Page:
In contemporary usage, the female gaze has been used to refer to the perspective that a filmmaker (screenwriter / director / producer) brings to a film that is supposed to be different from the male point of view.
The female gaze is not about forbidding sex, desire and fantasies, but about showing that these can exist without objectification.
Josephine LF: “For me, as a filmmaker, the female gaze is a balanced look at human beings regardless of their gender. But it is also being very conscious as a filmmaker to constantly ask yourself when you are filming: Am I imitating something learned? How am I setting the camera when filming bodies? Especially when I show a woman.”
The female gaze can be all that cinematographic work not yet created by women. There are many stories to tell, many points of view still to represent.
Josephine Landertinger Forero, born in 1983, is a film director and producer, mother of two daughters, passionate about human rights, migration, diversity, gender equality and women’s empowerment, working on these subjects since 2009.
She is a member of the Colombian Academy of Motion Pictures (ACACC) in the specialty of Directing, member of Dones Visuals Catalonia, European Women’s Audiovisual Network, CIMA Spain and Girls Club Women & Hollywood. Founder of Global Eyes Production and creator of the online directory of organizations that work on gender equality in Ibero-American cinema accionmujeres.com.
Founder of the first online academy for Spanish speaking female filmmakers, Just Love Film Academy.
Her film “Home – the country of illusion” was nominated for Best Colombian Documentary by the ACACC in 2017, a reflection on identity and the sense of belonging. It can be seen on various platforms such as Filmin, Mowies, Amazon Prime or Flixolé. As an NFT and film pioneer, her second feature film “I’m Cris from Tierra Bomba” will have a collection of impact NFTs in association with OutRight International.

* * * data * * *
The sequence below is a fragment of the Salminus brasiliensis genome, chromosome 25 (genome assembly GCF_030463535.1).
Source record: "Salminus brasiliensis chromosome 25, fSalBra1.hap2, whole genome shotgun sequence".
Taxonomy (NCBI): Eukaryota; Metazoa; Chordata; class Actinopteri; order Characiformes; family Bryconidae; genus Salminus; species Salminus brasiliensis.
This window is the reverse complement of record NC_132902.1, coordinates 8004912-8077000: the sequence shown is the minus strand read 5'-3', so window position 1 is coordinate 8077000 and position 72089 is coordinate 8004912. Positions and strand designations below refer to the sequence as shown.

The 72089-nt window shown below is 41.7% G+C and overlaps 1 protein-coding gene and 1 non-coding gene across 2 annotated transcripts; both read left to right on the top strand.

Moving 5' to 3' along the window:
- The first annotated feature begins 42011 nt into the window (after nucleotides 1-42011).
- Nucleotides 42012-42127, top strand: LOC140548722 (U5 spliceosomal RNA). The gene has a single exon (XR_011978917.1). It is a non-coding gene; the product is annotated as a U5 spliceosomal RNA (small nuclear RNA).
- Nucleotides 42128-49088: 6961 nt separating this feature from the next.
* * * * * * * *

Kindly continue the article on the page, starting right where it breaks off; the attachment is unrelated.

Josephine studied Film and Communication at the Freie Universität Berlin, Germany. She specialized in German postwar cinema, Italian Neorealism, documentary cinema and journalism in armed conflicts.
Anna is an illustrator who specializes in colorful, stylish and creative illustrations. She gets inspiration from different kinds of art, urban environment and other cultures.
She studied Art at the Russian State University for the Humanities. After graduating, she took a special long term course in commercial illustration. She has created illustrations for different projects. Some of them are a non-profit organization supporting women in STEM, storyboards for tech start-ups, learning print materials for kids, illustrations and graphic design.
Anna is the illustrator of the Genesis and The Crew collections.
Mariana is a Mexican multidisciplinary artist.
Her practice involves photography, text and film, and it is mostly related to the themes of identity and intimacy.
She is currently studying Film Production and is passionate about gender equality in the film industry. She is a web3 enthusiast.
Edu has been working in the book industry for almost ten years and leading Stilo Media, a 25-year-old family enterprise.
He is a web design nerd, and a movie buff. He watches more films than Josephine weekly! And is her biggest supporter.
Graduated Industrial Engineer from the Technical University Berlin.